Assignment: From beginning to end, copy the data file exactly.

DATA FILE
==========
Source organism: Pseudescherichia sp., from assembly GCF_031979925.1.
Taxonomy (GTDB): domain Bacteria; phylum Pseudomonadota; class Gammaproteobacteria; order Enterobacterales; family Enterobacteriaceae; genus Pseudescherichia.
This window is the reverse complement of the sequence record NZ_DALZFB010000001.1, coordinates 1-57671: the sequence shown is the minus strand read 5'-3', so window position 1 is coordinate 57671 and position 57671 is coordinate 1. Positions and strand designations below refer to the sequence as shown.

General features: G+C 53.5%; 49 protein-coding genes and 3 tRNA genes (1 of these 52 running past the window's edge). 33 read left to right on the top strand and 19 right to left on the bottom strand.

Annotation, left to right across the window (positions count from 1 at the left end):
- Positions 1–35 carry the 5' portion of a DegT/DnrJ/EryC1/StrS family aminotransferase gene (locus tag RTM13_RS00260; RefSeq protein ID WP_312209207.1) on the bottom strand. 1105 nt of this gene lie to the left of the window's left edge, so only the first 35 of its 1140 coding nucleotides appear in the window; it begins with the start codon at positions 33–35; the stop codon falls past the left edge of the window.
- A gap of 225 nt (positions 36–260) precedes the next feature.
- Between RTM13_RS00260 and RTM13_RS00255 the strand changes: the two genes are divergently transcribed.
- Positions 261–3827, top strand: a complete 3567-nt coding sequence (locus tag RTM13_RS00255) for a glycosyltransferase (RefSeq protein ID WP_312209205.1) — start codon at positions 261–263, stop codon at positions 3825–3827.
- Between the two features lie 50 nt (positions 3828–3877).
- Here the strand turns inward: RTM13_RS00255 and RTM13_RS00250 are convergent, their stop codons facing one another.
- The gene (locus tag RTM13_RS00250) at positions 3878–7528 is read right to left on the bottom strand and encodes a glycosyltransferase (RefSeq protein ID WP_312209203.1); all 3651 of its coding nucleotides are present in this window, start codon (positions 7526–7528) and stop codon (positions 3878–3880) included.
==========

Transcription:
Source organism: Pseudescherichia sp., from assembly GCF_031979925.1.
Taxonomy (GTDB): domain Bacteria; phylum Pseudomonadota; class Gammaproteobacteria; order Enterobacterales; family Enterobacteriaceae; genus Pseudescherichia.
This window is the reverse complement of the sequence record NZ_DALZFB010000001.1, coordinates 1-57671: the sequence shown is the minus strand read 5'-3', so window position 1 is coordinate 57671 and position 57671 is coordinate 1. Positions and strand designations below refer to the sequence as shown.

General features: G+C 53.5%; 49 protein-coding genes and 3 tRNA genes (1 of these 52 running past the window's edge). 33 read left to right on the top strand and 19 right to left on the bottom strand.

Annotation, left to right across the window (positions count from 1 at the left end):
- Positions 1–35 carry the 5' portion of a DegT/DnrJ/EryC1/StrS family aminotransferase gene (locus tag RTM13_RS00260; RefSeq protein ID WP_312209207.1) on the bottom strand. 1105 nt of this gene lie to the left of the window's left edge, so only the first 35 of its 1140 coding nucleotides appear in the window; it begins with the start codon at positions 33–35; the stop codon falls past the left edge of the window.
- A gap of 225 nt (positions 36–260) precedes the next feature.
- Between RTM13_RS00260 and RTM13_RS00255 the strand changes: the two genes are divergently transcribed.
- Positions 261–3827, top strand: a complete 3567-nt coding sequence (locus tag RTM13_RS00255) for a glycosyltransferase (RefSeq protein ID WP_312209205.1) — start codon at positions 261–263, stop codon at positions 3825–3827.
- Between the two features lie 50 nt (positions 3828–3877).
- Here the strand turns inward: RTM13_RS00255 and RTM13_RS00250 are convergent, their stop codons facing one another.
- The gene (locus tag RTM13_RS00250) at positions 3878–7528 is read right to left on the bottom strand and encodes a glycosyltransferase (RefSeq protein ID WP_312209203.1); all 3651 of its coding nucleotides are present in this window, start codon (positions 7526–7528) and stop codon (positions 3878–3880) included.